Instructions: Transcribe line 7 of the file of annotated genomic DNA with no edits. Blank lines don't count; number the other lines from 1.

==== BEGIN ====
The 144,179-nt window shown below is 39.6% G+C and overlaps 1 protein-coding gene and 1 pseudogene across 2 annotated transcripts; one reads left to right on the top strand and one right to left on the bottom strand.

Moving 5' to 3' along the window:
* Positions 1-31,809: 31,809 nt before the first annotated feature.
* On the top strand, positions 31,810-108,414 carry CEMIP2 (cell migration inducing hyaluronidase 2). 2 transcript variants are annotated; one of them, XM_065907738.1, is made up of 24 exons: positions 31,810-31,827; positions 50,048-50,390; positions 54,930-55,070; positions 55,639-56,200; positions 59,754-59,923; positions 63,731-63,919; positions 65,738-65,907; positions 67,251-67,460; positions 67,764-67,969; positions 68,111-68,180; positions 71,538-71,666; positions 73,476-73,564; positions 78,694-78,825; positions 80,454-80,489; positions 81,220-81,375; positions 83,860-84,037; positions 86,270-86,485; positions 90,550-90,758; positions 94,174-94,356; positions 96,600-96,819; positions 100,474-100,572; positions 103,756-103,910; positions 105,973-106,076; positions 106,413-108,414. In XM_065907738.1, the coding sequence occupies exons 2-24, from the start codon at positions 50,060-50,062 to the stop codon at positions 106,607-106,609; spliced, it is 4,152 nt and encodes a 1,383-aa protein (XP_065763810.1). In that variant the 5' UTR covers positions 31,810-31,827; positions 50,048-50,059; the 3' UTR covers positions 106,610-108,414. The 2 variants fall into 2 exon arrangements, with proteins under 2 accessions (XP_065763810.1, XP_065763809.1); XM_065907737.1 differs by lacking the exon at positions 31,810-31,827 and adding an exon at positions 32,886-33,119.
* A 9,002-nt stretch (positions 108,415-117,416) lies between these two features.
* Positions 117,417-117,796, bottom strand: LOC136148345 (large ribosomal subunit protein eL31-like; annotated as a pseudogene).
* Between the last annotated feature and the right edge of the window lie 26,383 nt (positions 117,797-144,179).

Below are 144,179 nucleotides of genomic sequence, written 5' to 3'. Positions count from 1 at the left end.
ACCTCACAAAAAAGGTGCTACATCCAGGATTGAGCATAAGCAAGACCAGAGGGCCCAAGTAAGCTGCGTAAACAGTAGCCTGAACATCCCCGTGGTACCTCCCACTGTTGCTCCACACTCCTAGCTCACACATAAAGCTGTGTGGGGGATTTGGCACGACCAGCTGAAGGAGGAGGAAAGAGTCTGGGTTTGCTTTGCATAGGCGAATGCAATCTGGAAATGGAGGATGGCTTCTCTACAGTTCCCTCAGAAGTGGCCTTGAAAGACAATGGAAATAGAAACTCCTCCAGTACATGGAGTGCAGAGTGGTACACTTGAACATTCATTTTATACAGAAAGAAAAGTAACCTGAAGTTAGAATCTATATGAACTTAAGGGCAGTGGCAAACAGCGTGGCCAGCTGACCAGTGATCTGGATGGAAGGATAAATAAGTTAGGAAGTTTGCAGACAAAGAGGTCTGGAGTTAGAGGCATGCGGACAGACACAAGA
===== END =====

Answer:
* Between the last annotated feature and the right edge of the window lie 26,383 nt (positions 117,797-144,179).